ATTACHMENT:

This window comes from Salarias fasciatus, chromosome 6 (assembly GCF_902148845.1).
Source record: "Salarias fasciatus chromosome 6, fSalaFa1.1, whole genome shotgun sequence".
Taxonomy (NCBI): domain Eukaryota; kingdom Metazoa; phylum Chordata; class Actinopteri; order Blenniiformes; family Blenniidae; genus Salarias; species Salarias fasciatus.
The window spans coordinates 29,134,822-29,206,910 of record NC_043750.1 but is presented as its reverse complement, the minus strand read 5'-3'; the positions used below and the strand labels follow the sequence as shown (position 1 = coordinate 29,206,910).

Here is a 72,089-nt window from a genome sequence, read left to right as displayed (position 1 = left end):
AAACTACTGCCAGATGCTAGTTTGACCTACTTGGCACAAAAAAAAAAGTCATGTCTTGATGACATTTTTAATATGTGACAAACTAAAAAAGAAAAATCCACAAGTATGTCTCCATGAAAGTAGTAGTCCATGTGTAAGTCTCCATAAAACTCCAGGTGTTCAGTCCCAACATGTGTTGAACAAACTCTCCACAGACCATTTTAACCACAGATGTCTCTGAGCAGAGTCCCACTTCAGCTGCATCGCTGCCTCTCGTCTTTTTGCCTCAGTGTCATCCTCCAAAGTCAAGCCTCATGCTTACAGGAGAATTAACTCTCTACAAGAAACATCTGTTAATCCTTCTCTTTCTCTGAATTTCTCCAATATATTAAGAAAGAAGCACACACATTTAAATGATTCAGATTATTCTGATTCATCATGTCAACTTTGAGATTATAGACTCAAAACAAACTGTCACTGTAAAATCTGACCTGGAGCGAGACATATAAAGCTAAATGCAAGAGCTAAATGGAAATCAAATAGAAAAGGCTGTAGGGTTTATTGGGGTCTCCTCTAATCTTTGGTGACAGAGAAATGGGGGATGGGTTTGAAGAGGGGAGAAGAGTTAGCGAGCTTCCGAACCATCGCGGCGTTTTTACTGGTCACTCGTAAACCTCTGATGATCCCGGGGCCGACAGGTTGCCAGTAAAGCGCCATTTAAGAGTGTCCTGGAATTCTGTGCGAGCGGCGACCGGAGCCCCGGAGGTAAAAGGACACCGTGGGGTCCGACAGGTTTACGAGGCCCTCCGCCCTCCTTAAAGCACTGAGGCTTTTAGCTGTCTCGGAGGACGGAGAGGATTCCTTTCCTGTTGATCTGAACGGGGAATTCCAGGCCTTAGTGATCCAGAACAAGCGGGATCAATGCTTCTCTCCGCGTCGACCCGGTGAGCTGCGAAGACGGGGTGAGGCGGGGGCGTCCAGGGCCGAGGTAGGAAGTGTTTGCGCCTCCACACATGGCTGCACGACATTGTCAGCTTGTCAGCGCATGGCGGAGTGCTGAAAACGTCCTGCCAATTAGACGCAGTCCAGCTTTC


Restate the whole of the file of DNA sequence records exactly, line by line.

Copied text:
This window comes from Salarias fasciatus, chromosome 6 (assembly GCF_902148845.1).
Source record: "Salarias fasciatus chromosome 6, fSalaFa1.1, whole genome shotgun sequence".
Taxonomy (NCBI): domain Eukaryota; kingdom Metazoa; phylum Chordata; class Actinopteri; order Blenniiformes; family Blenniidae; genus Salarias; species Salarias fasciatus.
The window spans coordinates 29,134,822-29,206,910 of record NC_043750.1 but is presented as its reverse complement, the minus strand read 5'-3'; the positions used below and the strand labels follow the sequence as shown (position 1 = coordinate 29,206,910).

Here is a 72,089-nt window from a genome sequence, read left to right as displayed (position 1 = left end):
AAACTACTGCCAGATGCTAGTTTGACCTACTTGGCACAAAAAAAAAAGTCATGTCTTGATGACATTTTTAATATGTGACAAACTAAAAAAGAAAAATCCACAAGTATGTCTCCATGAAAGTAGTAGTCCATGTGTAAGTCTCCATAAAACTCCAGGTGTTCAGTCCCAACATGTGTTGAACAAACTCTCCACAGACCATTTTAACCACAGATGTCTCTGAGCAGAGTCCCACTTCAGCTGCATCGCTGCCTCTCGTCTTTTTGCCTCAGTGTCATCCTCCAAAGTCAAGCCTCATGCTTACAGGAGAATTAACTCTCTACAAGAAACATCTGTTAATCCTTCTCTTTCTCTGAATTTCTCCAATATATTAAGAAAGAAGCACACACATTTAAATGATTCAGATTATTCTGATTCATCATGTCAACTTTGAGATTATAGACTCAAAACAAACTGTCACTGTAAAATCTGACCTGGAGCGAGACATATAAAGCTAAATGCAAGAGCTAAATGGAAATCAAATAGAAAAGGCTGTAGGGTTTATTGGGGTCTCCTCTAATCTTTGGTGACAGAGAAATGGGGGATGGGTTTGAAGAGGGGAGAAGAGTTAGCGAGCTTCCGAACCATCGCGGCGTTTTTACTGGTCACTCGTAAACCTCTGATGATCCCGGGGCCGACAGGTTGCCAGTAAAGCGCCATTTAAGAGTGTCCTGGAATTCTGTGCGAGCGGCGACCGGAGCCCCGGAGGTAAAAGGACACCGTGGGGTCCGACAGGTTTACGAGGCCCTCCGCCCTCCTTAAAGCACTGAGGCTTTTAGCTGTCTCGGAGGACGGAGAGGATTCCTTTCCTGTTGATCTGAACGGGGAATTCCAGGCCTTAGTGATCCAGAACAAGCGGGATCAATGCTTCTCTCCGCGTCGACCCGGTGAGCTGCGAAGACGGGGTGAGGCGGGGGCGTCCAGGGCCGAGGTAGGAAGTGTTTGCGCCTCCACACATGGCTGCACGACATTGTCAGCTTGTCAGCGCATGGCGGAGTGCTGAAAACGTCCTGCCAATTAGACGCAGTCCAGCTTTC